Rural disability services: the illusion of choice and control.

Mr Edward Johnson1, Dr Monique Hines2, Prof Michelle Lincoln3

1Faculty of Health Sciences, the University of Sydney, NSW, PO Box 170 Lidcombe NSW 1825, edward.johnson@sydney.edu.au
2Faculty of Health Sciences, the University of Sydney, NSW, PO Box 170 Lidcombe NSW 1825, monique.hines@sydney.edu.au
3Faculty of Health Sciences, the University of Sydney, NSW, PO Box 170 Lidcombe NSW 1825, michelle.lincoln@sydney.edu.au

Background

This paper describes experiences of carers accessing disability services (particularly allied health) for their children with intellectual disability in rural and remote areas. It explores carers’ understanding and experience of family-centred practice (FCP), person-centred practice (PCP), and transdisciplinary practice (TDP). It reveals innovative solutions these parents have used to access services, and shares some of their hopes and expectations for the future, including their views on the NDIS and how they feel that it will work in the bush.

Methods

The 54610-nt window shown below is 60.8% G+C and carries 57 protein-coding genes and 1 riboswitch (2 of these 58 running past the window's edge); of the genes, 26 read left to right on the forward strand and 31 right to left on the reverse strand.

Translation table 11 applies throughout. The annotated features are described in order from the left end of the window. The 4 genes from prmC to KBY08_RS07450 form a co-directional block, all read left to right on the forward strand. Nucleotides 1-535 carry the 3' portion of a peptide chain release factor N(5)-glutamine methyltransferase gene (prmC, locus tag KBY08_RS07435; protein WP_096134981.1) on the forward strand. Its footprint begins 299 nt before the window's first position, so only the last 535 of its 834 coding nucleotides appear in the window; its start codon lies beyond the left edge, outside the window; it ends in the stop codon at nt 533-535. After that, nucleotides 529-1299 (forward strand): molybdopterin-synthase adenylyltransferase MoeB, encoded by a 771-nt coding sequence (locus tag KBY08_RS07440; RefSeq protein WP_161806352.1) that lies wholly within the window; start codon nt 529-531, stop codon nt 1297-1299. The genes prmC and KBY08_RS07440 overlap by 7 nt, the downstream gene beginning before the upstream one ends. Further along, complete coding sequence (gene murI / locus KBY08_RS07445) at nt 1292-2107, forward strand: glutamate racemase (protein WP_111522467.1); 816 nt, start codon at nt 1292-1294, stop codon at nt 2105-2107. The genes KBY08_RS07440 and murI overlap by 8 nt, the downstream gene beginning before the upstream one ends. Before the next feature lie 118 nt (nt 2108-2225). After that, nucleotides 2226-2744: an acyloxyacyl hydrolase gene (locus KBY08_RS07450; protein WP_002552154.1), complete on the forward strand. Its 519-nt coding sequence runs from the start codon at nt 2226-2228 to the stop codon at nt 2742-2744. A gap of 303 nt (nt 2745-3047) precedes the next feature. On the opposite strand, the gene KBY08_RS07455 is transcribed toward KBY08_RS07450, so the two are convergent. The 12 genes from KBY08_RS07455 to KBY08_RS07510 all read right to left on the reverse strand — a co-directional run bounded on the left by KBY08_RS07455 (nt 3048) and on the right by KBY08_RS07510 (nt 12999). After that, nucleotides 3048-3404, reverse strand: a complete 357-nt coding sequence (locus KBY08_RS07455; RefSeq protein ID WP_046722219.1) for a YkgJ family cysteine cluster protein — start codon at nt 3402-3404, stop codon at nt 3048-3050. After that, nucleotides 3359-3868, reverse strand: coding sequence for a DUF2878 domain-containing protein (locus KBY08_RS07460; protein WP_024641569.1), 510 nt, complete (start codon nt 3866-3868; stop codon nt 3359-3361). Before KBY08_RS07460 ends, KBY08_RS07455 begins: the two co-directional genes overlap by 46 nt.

Semi-structured interviews were conducted with carers and then transcribed verbatim. Thematic analysis and open coding were used to analyse data, where each utterance was coded as a content unit. Content units were grouped to form categories, and categories were grouped to form themes. Data was triangulated through recruiting a broad range of participants, as well as cross-referencing thematic analyses between investigators to ensure agreement on categories and themes.

Results

Salient themes included “timeliness of services”, “giving up”, “schools as support networks”, and “collective parental knowledge”.

Discussion

Individuals in rural and remote areas lack access to clinicians with specialist skills in disability, and there is little competition in the local market. Despite this, many consumers feel obliged to take advantage of the limited choices in their local areas that aren’t always timely or suitable, because the alternative is accessing no services at all. Can telehealth, FIFO, and a more person-centred-place-based approach to services in the bush help to solve these issues? Will the NDIS really bring choice and control?